Archive for the ‘Introspective prose’ Category

Love stoned

Posted: April 28, 2017 in Introspective prose

she thinks she walks around on tiny feet
but no matter how she tries, her shoes are always big
she smiles and waves, a beautiful soul i’ll ever meet
a meek sheep with a lion heart, stuck in a world of filthy pigs

 

she holds herself when all others crawl
a day without her is a monotonous bore
and yet she doesn’t know it, she is blind to her glow
i’ll forever be infatuated, around her i’ll hang even more…

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A singular madness

Posted: June 30, 2016 in Introspective prose

dark thoughts and black clouds

The shine in my eyes has faded, a subtle glint left where a brilliance used to sit. My laughter has gone from a bellow to a soft chuckle, and my smile refuses to reach my eyes. I’m tired, exhausted really. Nothing comes easy, with pain and rage being the exception. I struggle against myself to put these few words down, strewn across the page in a rush as if I may run out of time. Ah time, the fleeting moments slipping by merely to remind me that they are gone forever. A morose and melancholy madness plays across my mind, pumping a singular kind of crazy through my veins. I retract back into myself, going into the mass graves of my imagination to sift through ashes of war. Hoping to salvage whatever scraps of ideas or creativity I can find from a time before the conflict. The internal struggle rages…

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Guys Like Us

Posted: August 13, 2015 in Introspective prose

When your life is dark, light is just a fleeting memory that lingers mockingly. And so against all advice not to, you hold to the past—you hold on to memory. Letting go means losing all the light, it means losing all hope. For the past holds all truth in this cornucopia of chaotic madness. The past reminds you that nomatter how trite and futile this life is, there are ghosts that will forever understand you—ghosts that once danced merrily in the vast plains of your lonely heart—ghosts you let down once but never more.

And so you hold on to your amorphous ghosts; pale spirits devoid of all memories yet still better companions to the ones you now have. Even though they are just figments of your own guilty conscience, you hold on to them nonetheless. They are the core and they are the roof, without them you’re just a wisp of shadow.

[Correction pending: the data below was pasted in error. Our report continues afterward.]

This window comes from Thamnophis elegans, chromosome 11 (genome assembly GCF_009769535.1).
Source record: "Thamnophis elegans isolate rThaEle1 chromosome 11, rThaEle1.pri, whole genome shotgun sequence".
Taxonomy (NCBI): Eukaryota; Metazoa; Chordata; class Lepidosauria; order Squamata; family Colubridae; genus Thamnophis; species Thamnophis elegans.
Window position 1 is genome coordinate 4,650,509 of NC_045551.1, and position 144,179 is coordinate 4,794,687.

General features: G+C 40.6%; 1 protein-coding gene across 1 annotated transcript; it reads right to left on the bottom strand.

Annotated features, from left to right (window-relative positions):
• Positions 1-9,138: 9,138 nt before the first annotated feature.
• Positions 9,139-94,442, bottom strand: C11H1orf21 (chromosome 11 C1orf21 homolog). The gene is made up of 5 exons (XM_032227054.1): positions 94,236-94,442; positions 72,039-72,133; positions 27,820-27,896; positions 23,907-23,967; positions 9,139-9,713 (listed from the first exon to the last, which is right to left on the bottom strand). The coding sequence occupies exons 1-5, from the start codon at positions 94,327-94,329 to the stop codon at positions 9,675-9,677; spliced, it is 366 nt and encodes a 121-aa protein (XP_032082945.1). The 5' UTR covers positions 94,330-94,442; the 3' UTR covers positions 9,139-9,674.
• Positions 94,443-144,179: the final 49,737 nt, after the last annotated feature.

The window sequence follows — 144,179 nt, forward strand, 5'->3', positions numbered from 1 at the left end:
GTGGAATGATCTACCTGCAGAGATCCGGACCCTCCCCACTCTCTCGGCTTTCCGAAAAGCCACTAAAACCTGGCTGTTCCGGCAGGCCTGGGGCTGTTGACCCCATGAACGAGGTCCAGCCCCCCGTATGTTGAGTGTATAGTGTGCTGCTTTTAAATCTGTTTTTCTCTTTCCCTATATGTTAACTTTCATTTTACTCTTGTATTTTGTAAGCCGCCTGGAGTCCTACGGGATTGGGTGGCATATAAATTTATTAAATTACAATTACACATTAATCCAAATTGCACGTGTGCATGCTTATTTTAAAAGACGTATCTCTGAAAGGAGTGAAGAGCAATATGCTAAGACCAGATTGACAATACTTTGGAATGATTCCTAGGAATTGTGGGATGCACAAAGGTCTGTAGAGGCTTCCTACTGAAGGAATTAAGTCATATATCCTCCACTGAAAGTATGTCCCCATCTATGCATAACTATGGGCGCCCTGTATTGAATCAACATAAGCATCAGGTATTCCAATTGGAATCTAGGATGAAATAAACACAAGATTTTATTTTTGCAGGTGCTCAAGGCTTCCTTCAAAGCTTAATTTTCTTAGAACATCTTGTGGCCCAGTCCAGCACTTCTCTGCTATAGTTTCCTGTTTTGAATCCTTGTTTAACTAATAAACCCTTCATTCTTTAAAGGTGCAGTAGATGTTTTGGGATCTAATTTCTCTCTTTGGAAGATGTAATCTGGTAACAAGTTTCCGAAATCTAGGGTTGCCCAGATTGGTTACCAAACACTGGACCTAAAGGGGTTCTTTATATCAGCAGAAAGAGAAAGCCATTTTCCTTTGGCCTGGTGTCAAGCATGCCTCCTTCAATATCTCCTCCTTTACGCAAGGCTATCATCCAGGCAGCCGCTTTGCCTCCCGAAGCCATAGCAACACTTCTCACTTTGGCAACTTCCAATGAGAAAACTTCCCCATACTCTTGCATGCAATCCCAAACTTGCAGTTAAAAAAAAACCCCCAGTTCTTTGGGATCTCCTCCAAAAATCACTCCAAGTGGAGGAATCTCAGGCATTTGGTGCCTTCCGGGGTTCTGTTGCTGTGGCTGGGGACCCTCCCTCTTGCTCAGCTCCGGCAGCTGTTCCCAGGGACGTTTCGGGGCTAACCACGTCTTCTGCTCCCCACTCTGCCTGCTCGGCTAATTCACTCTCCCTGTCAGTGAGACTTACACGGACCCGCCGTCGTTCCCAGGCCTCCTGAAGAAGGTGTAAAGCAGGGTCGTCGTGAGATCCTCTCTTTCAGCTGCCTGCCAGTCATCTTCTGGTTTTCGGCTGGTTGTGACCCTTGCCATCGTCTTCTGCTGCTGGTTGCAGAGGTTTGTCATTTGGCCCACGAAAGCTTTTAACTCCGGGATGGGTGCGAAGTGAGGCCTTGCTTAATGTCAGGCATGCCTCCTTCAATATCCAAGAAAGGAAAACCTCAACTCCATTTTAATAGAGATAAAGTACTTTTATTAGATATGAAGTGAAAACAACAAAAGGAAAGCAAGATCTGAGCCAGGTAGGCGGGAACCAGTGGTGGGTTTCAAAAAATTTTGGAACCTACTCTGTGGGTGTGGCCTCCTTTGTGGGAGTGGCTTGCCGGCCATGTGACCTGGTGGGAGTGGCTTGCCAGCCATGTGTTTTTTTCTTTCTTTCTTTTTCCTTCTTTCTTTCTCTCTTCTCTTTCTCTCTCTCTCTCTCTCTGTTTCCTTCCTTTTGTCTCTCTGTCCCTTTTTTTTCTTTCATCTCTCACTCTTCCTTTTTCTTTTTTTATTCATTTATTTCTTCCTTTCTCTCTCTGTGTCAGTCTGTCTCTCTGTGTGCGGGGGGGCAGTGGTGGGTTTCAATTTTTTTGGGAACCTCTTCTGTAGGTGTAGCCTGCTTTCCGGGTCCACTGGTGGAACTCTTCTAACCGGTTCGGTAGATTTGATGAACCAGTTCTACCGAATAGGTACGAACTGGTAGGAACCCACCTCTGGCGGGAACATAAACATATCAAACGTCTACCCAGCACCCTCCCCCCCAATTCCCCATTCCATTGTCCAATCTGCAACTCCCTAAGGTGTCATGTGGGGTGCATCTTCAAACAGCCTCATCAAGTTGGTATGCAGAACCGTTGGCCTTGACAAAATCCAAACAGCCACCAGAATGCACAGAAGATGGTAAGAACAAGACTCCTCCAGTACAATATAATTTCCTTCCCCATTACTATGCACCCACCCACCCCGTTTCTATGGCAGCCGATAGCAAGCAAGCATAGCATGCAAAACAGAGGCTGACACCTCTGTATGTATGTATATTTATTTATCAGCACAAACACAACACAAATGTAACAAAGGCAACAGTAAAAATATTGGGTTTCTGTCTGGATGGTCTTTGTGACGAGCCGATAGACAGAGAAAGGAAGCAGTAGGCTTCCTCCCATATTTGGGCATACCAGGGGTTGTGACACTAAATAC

There is no virtue in letting go, this a proven fact. You might try hard to shout in out to all shrinks and people who think they know better but they never will understand. Letting go severs all compunctious sentiments and you realize, when the time comes, that letting go was never one of your quiddites.

Why move on when you can linger in utopian memories? Why let go of the beautiful faces and warm smiles that gave life to your heart? Why burn bridges to the few people who helped you hang on to your sanity when your whole world was topsy-turvy — people who knew the right words to selflessly motivate you for the greater good? There is no reason to let go. Instead you have every reason to hold on to the memories (meager as they may be) and let them be a beam of hope as you swing into the unknown future. Let them be a beacon as you wonder into the mystic.

The past may be obdurate but the future is relentless. It waits fully armed and it drains us of all happy thoughts. The future is full of longings and regrets and yet we look forward to it. All we do is hope, all we do is pray. We pray to all known entities for we are not even sure of the right deities. Simple and insufferable idiots as we might be, we pray not for riches or gold at the end of the rainbow; we pray instead that after all has been said and done, we’ll still be holding on to our wits—we’ll still be holding on to our marbles. This is our essence, Guys like us, this is our threnody.

Life goes on and we leave the people we once were behind. It’s the continuous river of time and we’re just mere silt caught in the undercurrent. Rivers flow into seas and seas into oceans, and yet we get tangled early downstream. It’s the rhythm of life, you just have to take what you can.

David Phiri 2015